Financial inclusion encompasses broadening access to financial services, deepening and improving the quality of services to those who have access, and increasing financial literacy and consumer protection. As is well known, there are informal sources of financial intermediation, but these can be costly and inefficient. One of Governor Rajans main themes was that information technology can reduce the costs of financial services, allowing inefficient providers to be replaced, and increasing access in this manner.
Some costs are technological, and here information technology plays an obvious and direct role, allowing cumbersome paper-based and manual methods to be replaced by automated electronic mechanisms. But information technology also has a powerful indirect role to play by allowing the creation of reputations in the market for credit. Currently, such reputation mechanisms for creditworthiness are sorely underdeveloped in India. The problem is not just cost or technology. The transactions that would allow such reputation building to occur do not take place, or are hidden from view in informal markets.
What is required is a systemic approach to reform, and RBI has a major role to play in this process. Till recently, RBI has tended to put safety and stability ahead of financial development, but technology has made that a false tradeoff, and there is considerable catching up to be done. Governor Rajan highlighted several areas for progress. One is having more reasonable know your customer rules, to allow more initial entry into the formal financial system. Another is agreement and collaboration among a range of financial institutions (especially banks, but possibly new, specialised institutions) and telecom operators for mobile-based financial transfers. RBI can play an important role in helping disparate institutions jointly develop the needed infrastructure, not least by providing regulatory clarity.
Financial inclusion is often taken to refer to services for households, but perhaps the most important place to start is small business finance. In my Financial Express column of April 18, 2012 (http://goo.gl/eUKuMZ), I had highlighted the importance of short-term borrowing for smaller firms. India has very poor markets for firms to borrow against, or sometimes sell, illiquid and uncertain assets such as accounts receivable and inventories. Governor Rajan proposes the creation of a Trade-receivables Exchange, and says RBI is in discussions with market participants. Such a platform has the potential to transform business finance in India. Indeed, one can think of using this approach for slightly longer-term financing, and for securitisation of trade credit, which is made up of idiosyncratic, heterogeneous assets.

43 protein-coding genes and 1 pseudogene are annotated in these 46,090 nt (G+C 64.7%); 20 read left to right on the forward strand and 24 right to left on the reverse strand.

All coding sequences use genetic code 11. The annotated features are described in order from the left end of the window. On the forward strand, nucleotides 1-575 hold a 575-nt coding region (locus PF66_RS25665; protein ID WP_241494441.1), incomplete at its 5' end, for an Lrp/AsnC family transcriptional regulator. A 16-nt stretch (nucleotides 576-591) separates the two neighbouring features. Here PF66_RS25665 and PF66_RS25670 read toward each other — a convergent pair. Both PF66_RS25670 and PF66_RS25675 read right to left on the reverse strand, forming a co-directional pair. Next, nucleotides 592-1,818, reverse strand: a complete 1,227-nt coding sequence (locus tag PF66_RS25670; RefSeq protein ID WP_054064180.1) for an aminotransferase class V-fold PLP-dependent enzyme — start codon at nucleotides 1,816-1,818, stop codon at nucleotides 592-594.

Creating this new market should be an urgent priority, even though it is a difficult undertaking, because of the complexities of business finance. A key complement and supporting development to this market would be an information infrastructure allows firms to build credit reputations. A reputation mechanism would reward honest and competent firms, punish those that are not, and greatly improve the flow of credit. As Governor Rajan emphasises, firms financial reputations can be built on a wide array of transactions, including utility payments, and not just trade credit.
Improved mechanisms for creating and maintaining financial reputations will help banks do their job better, but also make it possible for banks to be augmented by other sources of finance or financial intermediation. In the latter case, effective, streamlined regulation will be necessary, and RBI and the government need to make sure that such regulation is put in place quickly.
There are two benefits from a new approach to financial intermediation that uses technology to reduce transaction costs and asymmetries of information. One is that existing borrowers can obtain funds more cheaply. The second is that those who were earlier excluded can now obtain finance. In the latter case, some new lenders may be able to put idle money to work. The losers will be current financial intermediaries that either operate inefficiently and uncompetitively in formal markets, or reap excess returns in informal markets.
Fixing small business finance is a great place to start improving financial inclusion. Issues of financial literacy are less of a concern. Reputations are potentially very valuable in this arena. Market structure and regulatory innovations can be road-tested and then adapted for other markets, such as credit for farmers or households. The winners will far outnumber the losers. This is a reform that is overdue and should not wait.
The author is professor of economics, University of California, Santa Cruz